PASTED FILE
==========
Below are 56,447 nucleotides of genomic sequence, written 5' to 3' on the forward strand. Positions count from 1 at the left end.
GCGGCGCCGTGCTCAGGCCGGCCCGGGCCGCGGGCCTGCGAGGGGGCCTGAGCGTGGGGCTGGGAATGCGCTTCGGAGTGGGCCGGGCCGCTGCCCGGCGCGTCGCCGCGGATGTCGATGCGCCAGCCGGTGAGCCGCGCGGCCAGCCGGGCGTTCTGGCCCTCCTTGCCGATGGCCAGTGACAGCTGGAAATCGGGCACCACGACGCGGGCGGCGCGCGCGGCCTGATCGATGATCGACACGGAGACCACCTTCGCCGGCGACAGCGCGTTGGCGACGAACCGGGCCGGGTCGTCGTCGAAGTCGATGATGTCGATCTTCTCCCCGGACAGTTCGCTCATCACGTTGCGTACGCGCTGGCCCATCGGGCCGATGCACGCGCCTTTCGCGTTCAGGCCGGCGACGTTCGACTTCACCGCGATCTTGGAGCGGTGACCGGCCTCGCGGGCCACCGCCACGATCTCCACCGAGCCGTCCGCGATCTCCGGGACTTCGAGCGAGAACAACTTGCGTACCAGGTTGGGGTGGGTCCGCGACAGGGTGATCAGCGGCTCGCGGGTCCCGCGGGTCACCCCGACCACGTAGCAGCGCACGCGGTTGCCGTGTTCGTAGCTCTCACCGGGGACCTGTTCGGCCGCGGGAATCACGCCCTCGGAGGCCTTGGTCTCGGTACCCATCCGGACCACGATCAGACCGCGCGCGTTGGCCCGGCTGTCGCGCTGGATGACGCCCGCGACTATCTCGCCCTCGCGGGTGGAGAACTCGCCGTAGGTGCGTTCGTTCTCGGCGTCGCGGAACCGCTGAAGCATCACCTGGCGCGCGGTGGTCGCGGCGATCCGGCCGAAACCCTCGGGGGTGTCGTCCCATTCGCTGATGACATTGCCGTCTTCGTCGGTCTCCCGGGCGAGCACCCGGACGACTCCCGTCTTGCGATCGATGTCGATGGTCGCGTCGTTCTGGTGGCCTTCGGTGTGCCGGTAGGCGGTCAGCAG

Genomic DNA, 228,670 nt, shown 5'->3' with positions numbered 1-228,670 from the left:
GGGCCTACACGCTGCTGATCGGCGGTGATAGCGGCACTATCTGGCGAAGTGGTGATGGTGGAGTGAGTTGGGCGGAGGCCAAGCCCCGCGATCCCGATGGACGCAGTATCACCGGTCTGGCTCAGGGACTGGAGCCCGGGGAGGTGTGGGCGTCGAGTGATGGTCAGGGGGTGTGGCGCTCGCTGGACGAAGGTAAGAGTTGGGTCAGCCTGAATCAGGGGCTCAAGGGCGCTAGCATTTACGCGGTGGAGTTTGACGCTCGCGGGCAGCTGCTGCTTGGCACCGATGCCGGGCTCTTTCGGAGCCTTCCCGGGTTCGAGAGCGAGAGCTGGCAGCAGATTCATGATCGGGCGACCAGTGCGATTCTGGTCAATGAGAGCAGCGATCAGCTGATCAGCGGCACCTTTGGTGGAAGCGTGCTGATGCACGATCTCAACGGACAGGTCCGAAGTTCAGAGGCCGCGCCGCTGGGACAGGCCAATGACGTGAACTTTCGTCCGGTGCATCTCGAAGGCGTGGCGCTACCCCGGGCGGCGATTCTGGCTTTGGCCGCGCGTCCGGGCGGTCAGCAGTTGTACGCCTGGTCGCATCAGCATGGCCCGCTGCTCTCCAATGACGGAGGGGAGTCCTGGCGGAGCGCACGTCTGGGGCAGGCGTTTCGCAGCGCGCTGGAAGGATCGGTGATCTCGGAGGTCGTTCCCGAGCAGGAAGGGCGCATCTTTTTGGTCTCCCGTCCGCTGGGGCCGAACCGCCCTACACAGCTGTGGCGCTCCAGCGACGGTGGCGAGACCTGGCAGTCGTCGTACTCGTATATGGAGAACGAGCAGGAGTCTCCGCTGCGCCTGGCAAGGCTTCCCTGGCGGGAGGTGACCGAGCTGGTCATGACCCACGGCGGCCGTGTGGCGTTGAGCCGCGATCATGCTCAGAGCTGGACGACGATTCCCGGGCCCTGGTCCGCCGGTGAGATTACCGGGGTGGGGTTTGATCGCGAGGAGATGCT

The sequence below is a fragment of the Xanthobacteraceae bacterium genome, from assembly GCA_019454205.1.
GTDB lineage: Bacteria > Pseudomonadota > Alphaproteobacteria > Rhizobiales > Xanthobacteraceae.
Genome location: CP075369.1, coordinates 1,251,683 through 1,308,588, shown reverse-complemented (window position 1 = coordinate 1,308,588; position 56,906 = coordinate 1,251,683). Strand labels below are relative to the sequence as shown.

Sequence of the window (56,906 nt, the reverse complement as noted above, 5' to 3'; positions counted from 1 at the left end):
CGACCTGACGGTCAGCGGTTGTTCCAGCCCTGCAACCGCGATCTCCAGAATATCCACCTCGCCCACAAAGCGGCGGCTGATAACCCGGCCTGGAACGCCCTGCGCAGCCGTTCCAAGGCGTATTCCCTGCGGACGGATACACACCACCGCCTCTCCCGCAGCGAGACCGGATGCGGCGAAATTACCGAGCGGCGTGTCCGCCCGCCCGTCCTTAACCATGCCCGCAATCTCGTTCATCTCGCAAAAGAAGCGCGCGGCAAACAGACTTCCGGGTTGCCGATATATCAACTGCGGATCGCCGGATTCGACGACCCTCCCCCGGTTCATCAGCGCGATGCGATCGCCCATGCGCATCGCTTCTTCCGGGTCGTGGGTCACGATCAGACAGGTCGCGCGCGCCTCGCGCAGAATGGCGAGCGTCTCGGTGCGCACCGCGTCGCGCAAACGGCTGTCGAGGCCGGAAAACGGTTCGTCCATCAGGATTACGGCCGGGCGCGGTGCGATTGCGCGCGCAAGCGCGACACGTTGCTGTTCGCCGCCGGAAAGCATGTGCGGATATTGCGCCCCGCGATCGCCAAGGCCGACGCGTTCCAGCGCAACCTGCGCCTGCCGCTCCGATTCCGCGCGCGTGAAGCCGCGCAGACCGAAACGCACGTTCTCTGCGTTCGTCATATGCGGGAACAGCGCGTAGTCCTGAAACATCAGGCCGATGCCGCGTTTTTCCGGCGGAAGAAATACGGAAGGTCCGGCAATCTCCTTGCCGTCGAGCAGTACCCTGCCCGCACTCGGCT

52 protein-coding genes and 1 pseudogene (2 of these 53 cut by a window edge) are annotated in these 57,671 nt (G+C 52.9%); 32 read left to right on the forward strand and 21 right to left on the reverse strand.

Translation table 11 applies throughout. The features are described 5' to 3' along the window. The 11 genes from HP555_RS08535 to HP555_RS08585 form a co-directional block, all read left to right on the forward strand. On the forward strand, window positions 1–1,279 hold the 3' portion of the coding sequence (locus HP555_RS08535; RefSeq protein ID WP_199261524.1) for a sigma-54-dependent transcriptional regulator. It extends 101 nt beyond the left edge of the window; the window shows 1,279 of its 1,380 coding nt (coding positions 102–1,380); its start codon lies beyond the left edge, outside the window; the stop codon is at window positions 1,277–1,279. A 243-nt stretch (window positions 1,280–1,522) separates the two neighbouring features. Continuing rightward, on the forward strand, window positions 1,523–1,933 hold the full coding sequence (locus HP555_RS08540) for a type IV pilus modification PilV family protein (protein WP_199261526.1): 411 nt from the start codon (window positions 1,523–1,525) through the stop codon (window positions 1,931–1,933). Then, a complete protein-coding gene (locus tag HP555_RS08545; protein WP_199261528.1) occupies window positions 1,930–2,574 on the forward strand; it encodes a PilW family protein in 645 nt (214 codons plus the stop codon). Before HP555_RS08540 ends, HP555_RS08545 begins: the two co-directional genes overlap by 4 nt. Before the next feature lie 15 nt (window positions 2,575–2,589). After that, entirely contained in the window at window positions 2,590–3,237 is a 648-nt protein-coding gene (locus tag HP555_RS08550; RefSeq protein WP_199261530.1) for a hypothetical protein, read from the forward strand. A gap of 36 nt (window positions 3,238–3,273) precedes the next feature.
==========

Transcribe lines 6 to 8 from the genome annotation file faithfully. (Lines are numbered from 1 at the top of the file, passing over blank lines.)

GTDB lineage: Bacteria > Pseudomonadota > Alphaproteobacteria > Rhizobiales > Xanthobacteraceae.
Genome location: CP075369.1, coordinates 1,251,683 through 1,308,588, shown reverse-complemented (window position 1 = coordinate 1,308,588; position 56,906 = coordinate 1,251,683). Strand labels below are relative to the sequence as shown.

Sequence of the window (56,906 nt, the reverse complement as noted above, 5' to 3'; positions counted from 1 at the left end):